Why doesn't Moneyball work in the playoffs?
"My shit doesn't work in the playoffs. My job is to get us to the playoffs. What happens after that is fucking luck." — Billy Beane, Oakland A's general manager.
The Oakland Athletics are headed for another early offseason after losing Game Five of the American League Division Series Thursday night. For Oakland, the loss continues a well-known trend: The A's just can't win in the postseason.
Since 2000, the A's have made the playoffs seven times; they've lost in the first round in six of those trips. In the lone exception, they swept through the first round, only to be promptly swept out one round later. Not really much of an improvement.
In five of those first round losses, the A's went down swinging in a winner-take-all Game 5. It gets worse.
Athletics are 0-6 all-time in ALDS Game 5s, 1-12 since 2000 in games in which they had a chance to eliminate an opponent from postseason
— ESPN Stats & Info (@ESPNStatsInfo) October 11, 2013
In the most memorable failing, the 2001 A's, winners of an incredible 102 games during the regular season, went up two games to none on the Yankees in the ALDS. Trailing by one run in the seventh inning of Game Three, Oakland's Jeremy Giambi raced for home on a line drive to right field. Then Derek Jeter did a very Derek Jeter thing, since immortalized in postseason lore as, simply, "The Flip":
That, more or less, is every recent A's postseason condensed into one play. The Yankees would hold on to win the game, and then storm back to win the series, too.
So why can't the A's win when it counts? A few theories.
Strong pitching is paramount in the playoffs, and the A's haven't always had it.
The Moneyball-era A's — with the trifecta of Mark Mulder, Barry Zito, and Tim Hudson — were outstanding on the mound. The 2013 team, though, ranked a pedestrian 15th in FIP (fielding independent pitching), leaving them vulnerable to opponents with better arms and high-powered offenses — the Tigers, basically.
Low payroll may also shoulder some of the blame.
Beane and the A's are notoriously crafty at juicing production from every piece on the team. Over the past five years, their opening day payrolls ranked, out of 30 teams: 29th, 29th, 21st, 28th, 26th. Their Moneyball 2002 team, meanwhile, ranked 27th.
While the A's can creatively assemble winning teams in the regular season — taking advantage of scrap heap castoffs and plateauing players to hide their weaknesses against unfavorable matchups — the playoffs blunt those edges. Winning the lottery on the unheralded Brandon Moss is one thing; having $214 million to sign Prince Fielder is, more often than not, better.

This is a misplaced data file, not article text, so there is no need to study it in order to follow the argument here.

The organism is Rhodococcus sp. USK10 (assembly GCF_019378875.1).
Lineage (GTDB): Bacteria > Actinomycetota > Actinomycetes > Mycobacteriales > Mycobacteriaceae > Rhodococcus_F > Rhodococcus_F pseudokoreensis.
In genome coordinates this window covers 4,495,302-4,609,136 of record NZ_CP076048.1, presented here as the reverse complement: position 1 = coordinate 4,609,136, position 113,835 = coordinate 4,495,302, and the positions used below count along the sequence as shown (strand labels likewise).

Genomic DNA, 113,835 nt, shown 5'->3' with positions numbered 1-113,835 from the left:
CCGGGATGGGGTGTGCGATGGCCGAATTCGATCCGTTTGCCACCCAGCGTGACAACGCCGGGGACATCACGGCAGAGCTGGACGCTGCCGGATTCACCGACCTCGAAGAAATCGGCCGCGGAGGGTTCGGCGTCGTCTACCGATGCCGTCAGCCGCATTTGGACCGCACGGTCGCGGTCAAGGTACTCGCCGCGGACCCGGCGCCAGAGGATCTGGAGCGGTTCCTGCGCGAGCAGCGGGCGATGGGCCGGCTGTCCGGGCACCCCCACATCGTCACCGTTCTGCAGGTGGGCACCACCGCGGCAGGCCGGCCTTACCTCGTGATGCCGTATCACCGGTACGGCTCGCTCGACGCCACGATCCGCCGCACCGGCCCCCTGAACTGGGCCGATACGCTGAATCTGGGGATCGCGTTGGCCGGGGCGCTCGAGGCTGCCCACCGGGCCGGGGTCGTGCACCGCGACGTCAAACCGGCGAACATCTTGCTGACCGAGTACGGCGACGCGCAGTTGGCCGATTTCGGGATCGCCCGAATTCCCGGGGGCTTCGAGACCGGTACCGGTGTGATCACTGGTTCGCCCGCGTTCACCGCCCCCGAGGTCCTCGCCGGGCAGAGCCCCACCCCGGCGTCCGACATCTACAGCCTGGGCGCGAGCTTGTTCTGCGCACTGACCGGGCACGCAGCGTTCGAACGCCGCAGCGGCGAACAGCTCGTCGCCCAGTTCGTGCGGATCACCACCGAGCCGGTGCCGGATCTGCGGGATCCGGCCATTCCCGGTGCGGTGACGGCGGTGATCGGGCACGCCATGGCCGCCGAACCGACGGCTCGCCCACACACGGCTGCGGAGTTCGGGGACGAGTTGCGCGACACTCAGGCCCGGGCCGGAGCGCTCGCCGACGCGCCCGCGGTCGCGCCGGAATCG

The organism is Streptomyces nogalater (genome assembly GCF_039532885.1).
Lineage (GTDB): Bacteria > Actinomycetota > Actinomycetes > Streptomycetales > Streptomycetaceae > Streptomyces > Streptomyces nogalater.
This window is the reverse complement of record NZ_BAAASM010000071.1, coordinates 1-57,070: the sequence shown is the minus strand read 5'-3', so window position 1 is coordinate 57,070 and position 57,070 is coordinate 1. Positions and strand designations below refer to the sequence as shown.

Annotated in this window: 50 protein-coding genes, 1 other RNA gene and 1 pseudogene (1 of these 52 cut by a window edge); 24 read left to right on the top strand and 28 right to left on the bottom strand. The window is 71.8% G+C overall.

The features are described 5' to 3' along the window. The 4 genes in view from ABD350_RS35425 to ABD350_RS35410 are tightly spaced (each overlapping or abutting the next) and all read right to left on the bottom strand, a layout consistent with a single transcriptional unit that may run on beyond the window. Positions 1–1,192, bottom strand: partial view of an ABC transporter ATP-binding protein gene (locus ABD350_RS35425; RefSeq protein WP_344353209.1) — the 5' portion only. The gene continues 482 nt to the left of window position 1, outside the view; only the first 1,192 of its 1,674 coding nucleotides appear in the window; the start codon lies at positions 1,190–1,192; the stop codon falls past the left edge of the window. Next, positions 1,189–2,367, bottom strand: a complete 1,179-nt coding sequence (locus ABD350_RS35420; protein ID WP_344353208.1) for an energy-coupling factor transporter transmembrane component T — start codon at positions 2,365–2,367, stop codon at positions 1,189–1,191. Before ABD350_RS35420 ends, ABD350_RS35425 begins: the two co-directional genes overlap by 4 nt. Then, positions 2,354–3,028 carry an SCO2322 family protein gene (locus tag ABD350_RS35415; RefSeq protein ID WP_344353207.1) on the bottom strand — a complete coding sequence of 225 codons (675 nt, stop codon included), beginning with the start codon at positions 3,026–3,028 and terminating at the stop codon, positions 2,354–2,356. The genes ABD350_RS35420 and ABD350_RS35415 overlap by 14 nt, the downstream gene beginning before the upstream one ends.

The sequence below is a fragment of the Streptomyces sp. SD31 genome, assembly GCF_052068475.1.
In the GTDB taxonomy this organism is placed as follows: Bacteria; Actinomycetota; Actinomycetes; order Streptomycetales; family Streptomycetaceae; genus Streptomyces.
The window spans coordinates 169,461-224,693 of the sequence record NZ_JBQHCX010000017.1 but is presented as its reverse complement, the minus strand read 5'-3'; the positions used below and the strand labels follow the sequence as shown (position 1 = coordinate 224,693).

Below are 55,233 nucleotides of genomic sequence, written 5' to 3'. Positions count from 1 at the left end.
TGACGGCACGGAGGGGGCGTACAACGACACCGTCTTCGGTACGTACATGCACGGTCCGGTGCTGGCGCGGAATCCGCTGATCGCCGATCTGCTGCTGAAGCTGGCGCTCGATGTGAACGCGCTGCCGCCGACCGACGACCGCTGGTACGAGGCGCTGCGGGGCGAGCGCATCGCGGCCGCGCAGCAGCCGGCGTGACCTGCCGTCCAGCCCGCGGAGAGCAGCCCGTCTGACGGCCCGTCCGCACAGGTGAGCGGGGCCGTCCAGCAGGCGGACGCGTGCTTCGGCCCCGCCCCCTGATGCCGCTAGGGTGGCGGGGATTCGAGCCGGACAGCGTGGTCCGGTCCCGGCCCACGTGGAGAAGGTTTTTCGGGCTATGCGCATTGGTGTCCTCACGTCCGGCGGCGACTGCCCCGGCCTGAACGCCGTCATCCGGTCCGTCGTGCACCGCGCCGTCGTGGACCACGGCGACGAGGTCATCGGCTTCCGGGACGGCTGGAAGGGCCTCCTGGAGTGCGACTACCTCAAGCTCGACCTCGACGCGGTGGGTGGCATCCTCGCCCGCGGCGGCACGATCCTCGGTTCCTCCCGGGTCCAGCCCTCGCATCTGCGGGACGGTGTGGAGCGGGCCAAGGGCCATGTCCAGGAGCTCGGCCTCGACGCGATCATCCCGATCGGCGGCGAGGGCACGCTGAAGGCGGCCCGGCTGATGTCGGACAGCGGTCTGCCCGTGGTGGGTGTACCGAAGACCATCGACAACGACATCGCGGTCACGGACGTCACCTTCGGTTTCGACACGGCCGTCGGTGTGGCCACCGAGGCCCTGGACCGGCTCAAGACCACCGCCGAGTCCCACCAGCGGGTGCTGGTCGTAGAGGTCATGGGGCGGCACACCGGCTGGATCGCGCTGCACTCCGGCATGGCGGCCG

Likewise, the 2002 Yankees were hardly pushovers. They won 103 games with a strong, well-balanced lineup in which almost every starting position player and pitcher was, statistically, at or above average. Those Yankees also, unsurprisingly, had the highest payroll in the game.
This raises another point that elucidates Oakland's postseason woes. Playoff pitchers are simply better than the run-of-the-mill regular season competition. And, specifically, they don't tend to walk batters quite so often.
Here's Steve Shymanik writing in the baseball digest Elysian Fields Quarterly on that point:
In the postseason, however, Beane's A's cannot feast on the bottom dwellers of the league. It becomes more difficult, from a Darwinian perspective, to take advantage of others' weaknesses when facing only the top teams and the top players. In the playoffs, teams shorten their bullpens and use only their best starting pitchers — pitchers who typically don't walk a lot of hitters, thus minimizing the advantage the A's gain from their emphasis on patience at the plate. [Elysian Fields Quarterly]
Yes, the A's love to walk. From 2000-04, they ranked second in the league in walk rate, taking a free pass in exactly one-tenth of their plate appearances. The same is true of the 2013 A's, who ranked third in walk rate and, buoyed by their power hitters, ranked third in OPS, (on-base plus slugging percentage) as well.
Taking away that central piece of the A's offensive strategy is a surefire way to reduce their odds of winning.
In the end, though, the biggest problem for the A's has likely been an obvious one they cannot control: Luck.
Since the start of the Wild Card playoff format, the best team in baseball in a given year has won the World Series just 16 percent of the time. The playoffs are, by design, basically crap shoots. The 116-win 2001 Seattle Mariners didn't win the World Series; the 83-win 2006 Cardinals — with the 13th-best record in baseball — did.
Jeter flipping the ball home to nail Giambi was a perfectly executed bit of luck. If Giambi slid, or Jeter flipped the ball high, the A's would have scored, changing the entire dynamic of the game — and the series.
Baseball can be cruel like that. It's certainly been cruel to Beane and his A's.